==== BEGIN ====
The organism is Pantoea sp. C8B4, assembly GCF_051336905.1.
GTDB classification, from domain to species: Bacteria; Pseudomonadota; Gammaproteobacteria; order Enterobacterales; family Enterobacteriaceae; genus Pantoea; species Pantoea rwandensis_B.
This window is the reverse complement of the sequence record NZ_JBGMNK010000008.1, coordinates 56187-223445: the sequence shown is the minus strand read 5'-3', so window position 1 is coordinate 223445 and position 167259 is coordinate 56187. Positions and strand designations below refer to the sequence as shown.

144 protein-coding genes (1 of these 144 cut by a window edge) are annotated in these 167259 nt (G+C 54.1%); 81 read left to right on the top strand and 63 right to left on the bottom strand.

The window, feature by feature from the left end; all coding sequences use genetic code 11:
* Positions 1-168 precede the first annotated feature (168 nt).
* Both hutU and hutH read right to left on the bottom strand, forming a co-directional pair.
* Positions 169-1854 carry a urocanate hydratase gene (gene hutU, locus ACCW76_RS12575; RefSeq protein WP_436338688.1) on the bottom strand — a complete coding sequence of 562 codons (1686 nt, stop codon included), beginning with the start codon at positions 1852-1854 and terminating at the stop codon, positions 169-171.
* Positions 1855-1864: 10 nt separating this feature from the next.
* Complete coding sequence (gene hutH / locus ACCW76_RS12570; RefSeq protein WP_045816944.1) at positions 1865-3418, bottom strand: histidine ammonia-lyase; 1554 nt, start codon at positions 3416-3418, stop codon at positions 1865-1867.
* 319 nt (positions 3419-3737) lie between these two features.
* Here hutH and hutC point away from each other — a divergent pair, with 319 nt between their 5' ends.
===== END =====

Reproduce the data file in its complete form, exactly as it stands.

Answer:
The organism is Pantoea sp. C8B4, assembly GCF_051336905.1.
GTDB classification, from domain to species: Bacteria; Pseudomonadota; Gammaproteobacteria; order Enterobacterales; family Enterobacteriaceae; genus Pantoea; species Pantoea rwandensis_B.
This window is the reverse complement of the sequence record NZ_JBGMNK010000008.1, coordinates 56187-223445: the sequence shown is the minus strand read 5'-3', so window position 1 is coordinate 223445 and position 167259 is coordinate 56187. Positions and strand designations below refer to the sequence as shown.

144 protein-coding genes (1 of these 144 cut by a window edge) are annotated in these 167259 nt (G+C 54.1%); 81 read left to right on the top strand and 63 right to left on the bottom strand.

The window, feature by feature from the left end; all coding sequences use genetic code 11:
* Positions 1-168 precede the first annotated feature (168 nt).
* Both hutU and hutH read right to left on the bottom strand, forming a co-directional pair.
* Positions 169-1854 carry a urocanate hydratase gene (gene hutU, locus ACCW76_RS12575; RefSeq protein WP_436338688.1) on the bottom strand — a complete coding sequence of 562 codons (1686 nt, stop codon included), beginning with the start codon at positions 1852-1854 and terminating at the stop codon, positions 169-171.
* Positions 1855-1864: 10 nt separating this feature from the next.
* Complete coding sequence (gene hutH / locus ACCW76_RS12570; RefSeq protein WP_045816944.1) at positions 1865-3418, bottom strand: histidine ammonia-lyase; 1554 nt, start codon at positions 3416-3418, stop codon at positions 1865-1867.
* 319 nt (positions 3419-3737) lie between these two features.
* Here hutH and hutC point away from each other — a divergent pair, with 319 nt between their 5' ends.